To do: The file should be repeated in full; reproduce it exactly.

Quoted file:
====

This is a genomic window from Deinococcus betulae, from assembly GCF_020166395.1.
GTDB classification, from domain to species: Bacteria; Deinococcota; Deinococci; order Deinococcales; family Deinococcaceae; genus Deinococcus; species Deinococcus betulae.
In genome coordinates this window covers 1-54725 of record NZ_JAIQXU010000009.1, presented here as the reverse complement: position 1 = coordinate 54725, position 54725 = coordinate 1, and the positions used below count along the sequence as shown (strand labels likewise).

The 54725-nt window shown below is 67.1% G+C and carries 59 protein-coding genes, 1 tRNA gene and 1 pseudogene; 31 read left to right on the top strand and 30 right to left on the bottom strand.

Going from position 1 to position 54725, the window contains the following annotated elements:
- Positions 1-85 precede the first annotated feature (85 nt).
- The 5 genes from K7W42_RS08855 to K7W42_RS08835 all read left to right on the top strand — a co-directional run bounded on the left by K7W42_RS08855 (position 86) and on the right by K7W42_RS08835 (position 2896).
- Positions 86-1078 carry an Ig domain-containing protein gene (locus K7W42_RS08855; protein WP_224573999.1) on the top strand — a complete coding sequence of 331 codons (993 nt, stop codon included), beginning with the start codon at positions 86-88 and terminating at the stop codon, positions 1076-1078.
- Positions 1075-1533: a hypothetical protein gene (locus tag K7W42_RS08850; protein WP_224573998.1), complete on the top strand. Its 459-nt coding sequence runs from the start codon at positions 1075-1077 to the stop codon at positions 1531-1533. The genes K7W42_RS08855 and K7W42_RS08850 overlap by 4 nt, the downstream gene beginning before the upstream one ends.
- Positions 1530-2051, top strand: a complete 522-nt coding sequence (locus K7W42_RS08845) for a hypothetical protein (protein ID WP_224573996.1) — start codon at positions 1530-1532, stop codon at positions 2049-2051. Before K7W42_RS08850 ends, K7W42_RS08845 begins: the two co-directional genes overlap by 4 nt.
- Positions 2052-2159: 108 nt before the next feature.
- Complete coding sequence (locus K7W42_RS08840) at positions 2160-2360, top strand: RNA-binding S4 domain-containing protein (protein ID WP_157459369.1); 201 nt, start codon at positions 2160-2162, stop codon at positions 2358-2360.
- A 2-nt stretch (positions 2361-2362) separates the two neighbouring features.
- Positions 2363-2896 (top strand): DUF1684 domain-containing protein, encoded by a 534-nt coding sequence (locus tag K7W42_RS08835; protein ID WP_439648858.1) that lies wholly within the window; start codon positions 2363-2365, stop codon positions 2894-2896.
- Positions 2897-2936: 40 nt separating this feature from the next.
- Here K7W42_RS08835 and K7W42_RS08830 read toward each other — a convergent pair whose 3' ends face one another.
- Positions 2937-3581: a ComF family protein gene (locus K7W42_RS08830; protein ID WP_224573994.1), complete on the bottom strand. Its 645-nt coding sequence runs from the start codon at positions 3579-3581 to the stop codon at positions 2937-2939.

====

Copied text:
This is a genomic window from Deinococcus betulae, from assembly GCF_020166395.1.
GTDB classification, from domain to species: Bacteria; Deinococcota; Deinococci; order Deinococcales; family Deinococcaceae; genus Deinococcus; species Deinococcus betulae.
In genome coordinates this window covers 1-54725 of record NZ_JAIQXU010000009.1, presented here as the reverse complement: position 1 = coordinate 54725, position 54725 = coordinate 1, and the positions used below count along the sequence as shown (strand labels likewise).

The 54725-nt window shown below is 67.1% G+C and carries 59 protein-coding genes, 1 tRNA gene and 1 pseudogene; 31 read left to right on the top strand and 30 right to left on the bottom strand.

Going from position 1 to position 54725, the window contains the following annotated elements:
- Positions 1-85 precede the first annotated feature (85 nt).
- The 5 genes from K7W42_RS08855 to K7W42_RS08835 all read left to right on the top strand — a co-directional run bounded on the left by K7W42_RS08855 (position 86) and on the right by K7W42_RS08835 (position 2896).
- Positions 86-1078 carry an Ig domain-containing protein gene (locus K7W42_RS08855; protein WP_224573999.1) on the top strand — a complete coding sequence of 331 codons (993 nt, stop codon included), beginning with the start codon at positions 86-88 and terminating at the stop codon, positions 1076-1078.
- Positions 1075-1533: a hypothetical protein gene (locus tag K7W42_RS08850; protein WP_224573998.1), complete on the top strand. Its 459-nt coding sequence runs from the start codon at positions 1075-1077 to the stop codon at positions 1531-1533. The genes K7W42_RS08855 and K7W42_RS08850 overlap by 4 nt, the downstream gene beginning before the upstream one ends.
- Positions 1530-2051, top strand: a complete 522-nt coding sequence (locus K7W42_RS08845) for a hypothetical protein (protein ID WP_224573996.1) — start codon at positions 1530-1532, stop codon at positions 2049-2051. Before K7W42_RS08850 ends, K7W42_RS08845 begins: the two co-directional genes overlap by 4 nt.
- Positions 2052-2159: 108 nt before the next feature.
- Complete coding sequence (locus K7W42_RS08840) at positions 2160-2360, top strand: RNA-binding S4 domain-containing protein (protein ID WP_157459369.1); 201 nt, start codon at positions 2160-2162, stop codon at positions 2358-2360.
- A 2-nt stretch (positions 2361-2362) separates the two neighbouring features.
- Positions 2363-2896 (top strand): DUF1684 domain-containing protein, encoded by a 534-nt coding sequence (locus tag K7W42_RS08835; protein ID WP_439648858.1) that lies wholly within the window; start codon positions 2363-2365, stop codon positions 2894-2896.
- Positions 2897-2936: 40 nt separating this feature from the next.
- Here K7W42_RS08835 and K7W42_RS08830 read toward each other — a convergent pair whose 3' ends face one another.
- Positions 2937-3581: a ComF family protein gene (locus K7W42_RS08830; protein ID WP_224573994.1), complete on the bottom strand. Its 645-nt coding sequence runs from the start codon at positions 3579-3581 to the stop codon at positions 2937-2939.